The Data Governance organization needs to build a charter to govern its operations, and to ensure that it has enough authority to act as a tiebreaker in critical situations. Data Governance organizations operate best in a three-tier format. The top tier is the Data Governance council, which consists of the key functional and business leaders who rely on data as an enterprise asset. The middle tier is the Data Governance working group, which consists of middle managers who meet more frequently. The final tier consists of the data stewardship community, which is responsible for the quality of the data on a day-to-day basis.
6. Build the data dictionary.
Effective management of business terms can help ensure that the same descriptive language applies throughout the organization. A data dictionary or business glossary is a repository with definitions of key terms. It is used to gain consistency and agreement between the technical and business sides of an organization. For example, what is the definition of a “customer”? Is a customer someone who has made a purchase, or someone who is considering a purchase? Is a former employee still categorized as an “employee”? Are the terms “partner” and “reseller” synonymous? These questions can be answered by building a common data dictionary. Once implemented, the data dictionary can span the organization to ensure that business terms are tied via metadata to technical terms, and that the organization has a single, common understanding.
7. Understand the data.
Someone once said, “You cannot govern what you do not first understand.” Few applications stand alone today. Rather, they are made up of systems, and “systems of systems,” with applications and databases strewn all over the enterprise, yet integrated, or at least interrelated. The relational database model actually makes matters worse by fragmenting business entities for storage. But how is everything related? The Data Governance team needs to discover the critical data relationships across the enterprise. Data discovery may include simple and hard-to-find relationships, as well as the locations of sensitive data within the enterprise’s IT systems.
8. Create a metadata repository.
Metadata is data about data. It is information regarding the characteristics of any data artifact, such as its technical name, business name, location, perceived importance, and relationships to other data artifacts in the enterprise. The Data Governance program will generate a lot of business metadata from the data dictionary and a lot of technical metadata during the discovery phase. This metadata needs to be stored in a repository so that it can be shared and leveraged across multiple projects.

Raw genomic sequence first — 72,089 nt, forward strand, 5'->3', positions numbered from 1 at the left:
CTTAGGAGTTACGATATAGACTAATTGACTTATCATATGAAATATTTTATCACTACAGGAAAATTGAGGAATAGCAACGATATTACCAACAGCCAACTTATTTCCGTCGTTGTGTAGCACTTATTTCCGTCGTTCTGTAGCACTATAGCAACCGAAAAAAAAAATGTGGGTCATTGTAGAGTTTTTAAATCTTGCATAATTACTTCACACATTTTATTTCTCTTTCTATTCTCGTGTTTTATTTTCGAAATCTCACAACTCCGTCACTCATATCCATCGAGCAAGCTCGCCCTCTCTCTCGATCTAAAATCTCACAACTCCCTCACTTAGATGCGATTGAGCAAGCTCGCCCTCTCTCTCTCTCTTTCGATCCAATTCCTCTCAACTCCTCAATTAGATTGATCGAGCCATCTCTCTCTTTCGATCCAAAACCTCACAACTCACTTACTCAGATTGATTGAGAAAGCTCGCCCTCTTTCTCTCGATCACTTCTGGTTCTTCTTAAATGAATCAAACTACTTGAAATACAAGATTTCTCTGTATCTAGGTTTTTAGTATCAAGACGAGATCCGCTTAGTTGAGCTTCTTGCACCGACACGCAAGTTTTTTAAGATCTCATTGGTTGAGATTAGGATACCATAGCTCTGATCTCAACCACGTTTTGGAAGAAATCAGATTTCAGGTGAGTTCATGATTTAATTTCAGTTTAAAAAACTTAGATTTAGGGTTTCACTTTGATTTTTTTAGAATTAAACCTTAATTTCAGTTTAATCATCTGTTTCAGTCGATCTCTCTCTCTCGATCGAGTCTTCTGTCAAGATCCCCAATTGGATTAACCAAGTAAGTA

9. Define metrics.
Data Governance needs to have robust metrics to measure and track progress. The Data Governance team must recognize that when you measure something, performance improves. As a result, the Data Governance team must pick a few Key Performance Indicators (KPIs) to measure the ongoing performance of the program. For example, a bank will want to assess the overall credit exposure by industry. In that case, the Data Governance program might select the percentage of null Standard Industry Classification (SIC) codes as a KPI, to track the quality of risk management information.
These are the first nine required steps. The final required step is discussed later in this chapter. The enterprise also needs to select at least one of the four optional Data Governance tracks (Master Data Governance, Analytics Governance, Security and Privacy, and Information Lifecycle Governance).
Let’s select the Master Data Governance optional track and walk through the application of its required sub-steps. The organization will need to ensure that the business problem (such as customer-centricity) is clearly articulated, and that executive sponsors are identified in the business and in IT. The organization will conduct a short Data Governance maturity assessment and define a roadmap. There needs to be some level of Data Governance organization to align the business and IT, to ensure near-term benefits. Business terms such as “customer” need to be clearly defined, especially if “customer” is one of the master data domains. The Data Governance organization needs to understand existing data sources and critical data elements. The business definitions, and the technical metadata from the discovery process, need to be captured within a metadata repository. Finally, the Data Governance organization needs to establish KPIs, such as a reduction in customer duplicates, to measure the ongoing performance of the Master Data Governance program.